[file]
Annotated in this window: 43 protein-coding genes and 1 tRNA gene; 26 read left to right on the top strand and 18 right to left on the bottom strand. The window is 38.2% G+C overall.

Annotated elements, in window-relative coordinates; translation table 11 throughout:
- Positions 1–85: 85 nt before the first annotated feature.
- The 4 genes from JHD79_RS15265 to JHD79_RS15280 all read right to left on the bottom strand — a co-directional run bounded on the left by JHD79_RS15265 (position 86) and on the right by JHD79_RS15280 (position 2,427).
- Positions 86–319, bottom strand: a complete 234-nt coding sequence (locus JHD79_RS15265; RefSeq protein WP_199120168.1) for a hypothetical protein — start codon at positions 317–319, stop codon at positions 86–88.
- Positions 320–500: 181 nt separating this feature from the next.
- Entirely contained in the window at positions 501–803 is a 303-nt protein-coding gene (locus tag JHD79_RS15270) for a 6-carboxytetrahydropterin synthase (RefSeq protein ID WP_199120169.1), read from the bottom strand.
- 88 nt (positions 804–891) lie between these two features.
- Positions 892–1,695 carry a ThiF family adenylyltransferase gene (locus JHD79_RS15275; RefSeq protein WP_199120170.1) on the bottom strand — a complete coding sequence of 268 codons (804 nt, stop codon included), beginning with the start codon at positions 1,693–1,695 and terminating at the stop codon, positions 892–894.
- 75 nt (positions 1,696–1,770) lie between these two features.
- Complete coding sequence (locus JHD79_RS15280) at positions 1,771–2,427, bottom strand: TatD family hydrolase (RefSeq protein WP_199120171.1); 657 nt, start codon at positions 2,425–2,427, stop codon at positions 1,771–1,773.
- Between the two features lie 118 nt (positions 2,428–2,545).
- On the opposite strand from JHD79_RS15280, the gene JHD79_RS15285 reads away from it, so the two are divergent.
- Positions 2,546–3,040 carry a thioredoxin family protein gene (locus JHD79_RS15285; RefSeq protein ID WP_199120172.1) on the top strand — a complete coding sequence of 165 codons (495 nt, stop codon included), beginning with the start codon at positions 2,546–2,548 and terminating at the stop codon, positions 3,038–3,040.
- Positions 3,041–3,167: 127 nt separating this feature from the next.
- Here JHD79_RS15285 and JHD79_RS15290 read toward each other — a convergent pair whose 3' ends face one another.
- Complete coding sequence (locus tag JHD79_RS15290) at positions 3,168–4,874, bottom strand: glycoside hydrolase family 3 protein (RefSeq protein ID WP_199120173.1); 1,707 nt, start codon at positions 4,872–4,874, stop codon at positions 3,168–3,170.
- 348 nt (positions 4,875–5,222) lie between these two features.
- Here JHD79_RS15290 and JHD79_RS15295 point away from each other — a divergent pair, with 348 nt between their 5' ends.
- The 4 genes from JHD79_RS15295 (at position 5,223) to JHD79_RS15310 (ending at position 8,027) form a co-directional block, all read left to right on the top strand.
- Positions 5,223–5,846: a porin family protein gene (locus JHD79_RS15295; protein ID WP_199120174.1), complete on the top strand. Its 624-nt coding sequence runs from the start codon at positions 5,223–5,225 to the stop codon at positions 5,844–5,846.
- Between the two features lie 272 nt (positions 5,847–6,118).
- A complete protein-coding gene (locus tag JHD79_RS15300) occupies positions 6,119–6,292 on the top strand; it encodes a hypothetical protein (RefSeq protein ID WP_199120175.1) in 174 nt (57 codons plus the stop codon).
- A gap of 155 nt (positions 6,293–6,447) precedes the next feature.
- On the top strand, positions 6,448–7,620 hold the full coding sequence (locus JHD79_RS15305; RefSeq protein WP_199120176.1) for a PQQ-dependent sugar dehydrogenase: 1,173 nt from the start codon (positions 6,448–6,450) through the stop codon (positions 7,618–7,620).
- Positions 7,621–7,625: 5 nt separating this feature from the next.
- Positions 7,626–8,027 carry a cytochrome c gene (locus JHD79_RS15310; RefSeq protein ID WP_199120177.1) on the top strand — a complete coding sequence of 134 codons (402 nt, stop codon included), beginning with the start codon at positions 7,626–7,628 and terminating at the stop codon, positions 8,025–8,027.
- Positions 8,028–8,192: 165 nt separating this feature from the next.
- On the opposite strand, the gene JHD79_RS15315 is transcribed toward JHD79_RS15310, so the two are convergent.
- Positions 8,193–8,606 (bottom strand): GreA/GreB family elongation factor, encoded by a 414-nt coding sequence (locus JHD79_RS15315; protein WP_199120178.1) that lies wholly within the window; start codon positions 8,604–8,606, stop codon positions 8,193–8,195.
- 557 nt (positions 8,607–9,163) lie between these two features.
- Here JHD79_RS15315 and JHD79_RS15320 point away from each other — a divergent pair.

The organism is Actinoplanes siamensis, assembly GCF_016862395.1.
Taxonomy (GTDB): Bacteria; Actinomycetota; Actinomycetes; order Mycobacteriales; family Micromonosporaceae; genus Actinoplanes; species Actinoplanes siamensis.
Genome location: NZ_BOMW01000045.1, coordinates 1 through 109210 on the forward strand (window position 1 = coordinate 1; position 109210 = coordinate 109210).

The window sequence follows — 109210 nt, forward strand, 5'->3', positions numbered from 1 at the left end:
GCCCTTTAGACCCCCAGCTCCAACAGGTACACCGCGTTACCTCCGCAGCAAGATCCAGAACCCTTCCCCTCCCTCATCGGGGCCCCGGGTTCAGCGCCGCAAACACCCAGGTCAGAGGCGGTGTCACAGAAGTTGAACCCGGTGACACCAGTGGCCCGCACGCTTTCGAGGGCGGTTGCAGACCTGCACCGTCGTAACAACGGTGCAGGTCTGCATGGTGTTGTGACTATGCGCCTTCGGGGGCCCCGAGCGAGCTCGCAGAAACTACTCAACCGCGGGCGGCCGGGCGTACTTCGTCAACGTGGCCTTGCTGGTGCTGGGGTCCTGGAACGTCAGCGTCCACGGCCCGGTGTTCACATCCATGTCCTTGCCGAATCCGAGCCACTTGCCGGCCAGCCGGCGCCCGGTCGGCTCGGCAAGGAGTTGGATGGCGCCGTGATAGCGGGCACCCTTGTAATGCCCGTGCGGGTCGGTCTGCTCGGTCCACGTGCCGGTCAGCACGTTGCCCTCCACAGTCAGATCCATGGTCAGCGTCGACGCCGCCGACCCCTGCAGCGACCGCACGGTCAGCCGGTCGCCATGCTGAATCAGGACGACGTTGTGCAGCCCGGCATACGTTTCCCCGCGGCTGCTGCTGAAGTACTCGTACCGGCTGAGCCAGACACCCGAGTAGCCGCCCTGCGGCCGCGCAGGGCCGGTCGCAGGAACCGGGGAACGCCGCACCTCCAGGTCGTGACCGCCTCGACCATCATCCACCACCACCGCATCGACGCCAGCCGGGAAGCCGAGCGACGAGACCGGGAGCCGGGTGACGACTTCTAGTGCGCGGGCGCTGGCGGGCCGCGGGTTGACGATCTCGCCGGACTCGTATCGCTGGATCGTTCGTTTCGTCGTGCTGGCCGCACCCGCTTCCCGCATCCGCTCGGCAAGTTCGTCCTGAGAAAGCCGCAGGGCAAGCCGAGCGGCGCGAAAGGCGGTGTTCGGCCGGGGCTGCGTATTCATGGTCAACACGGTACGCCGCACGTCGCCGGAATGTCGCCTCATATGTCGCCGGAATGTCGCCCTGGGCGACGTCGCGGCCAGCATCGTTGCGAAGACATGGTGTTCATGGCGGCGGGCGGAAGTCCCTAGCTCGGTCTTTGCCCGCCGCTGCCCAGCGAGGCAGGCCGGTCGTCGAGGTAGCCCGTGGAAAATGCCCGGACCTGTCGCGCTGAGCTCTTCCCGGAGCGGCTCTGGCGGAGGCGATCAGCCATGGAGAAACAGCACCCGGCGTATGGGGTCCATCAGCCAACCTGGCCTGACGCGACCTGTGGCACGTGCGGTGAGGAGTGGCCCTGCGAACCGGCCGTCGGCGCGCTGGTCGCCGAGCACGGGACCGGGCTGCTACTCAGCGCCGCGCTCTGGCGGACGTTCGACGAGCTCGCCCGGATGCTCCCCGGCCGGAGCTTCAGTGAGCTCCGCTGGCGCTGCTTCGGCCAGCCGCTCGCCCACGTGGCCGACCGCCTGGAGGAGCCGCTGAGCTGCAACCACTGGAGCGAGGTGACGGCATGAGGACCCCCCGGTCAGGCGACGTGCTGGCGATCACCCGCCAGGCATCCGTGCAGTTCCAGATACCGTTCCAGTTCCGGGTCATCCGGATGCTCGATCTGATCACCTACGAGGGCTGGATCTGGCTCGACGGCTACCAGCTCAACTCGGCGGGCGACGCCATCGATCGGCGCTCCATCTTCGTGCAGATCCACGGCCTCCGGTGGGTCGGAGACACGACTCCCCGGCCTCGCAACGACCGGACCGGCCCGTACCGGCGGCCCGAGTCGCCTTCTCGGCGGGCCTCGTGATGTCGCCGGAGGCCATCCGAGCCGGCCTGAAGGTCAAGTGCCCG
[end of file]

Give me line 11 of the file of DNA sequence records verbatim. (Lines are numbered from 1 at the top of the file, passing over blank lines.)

- Complete coding sequence (locus JHD79_RS15280) at positions 1,771–2,427, bottom strand: TatD family hydrolase (RefSeq protein WP_199120171.1); 657 nt, start codon at positions 2,425–2,427, stop codon at positions 1,771–1,773.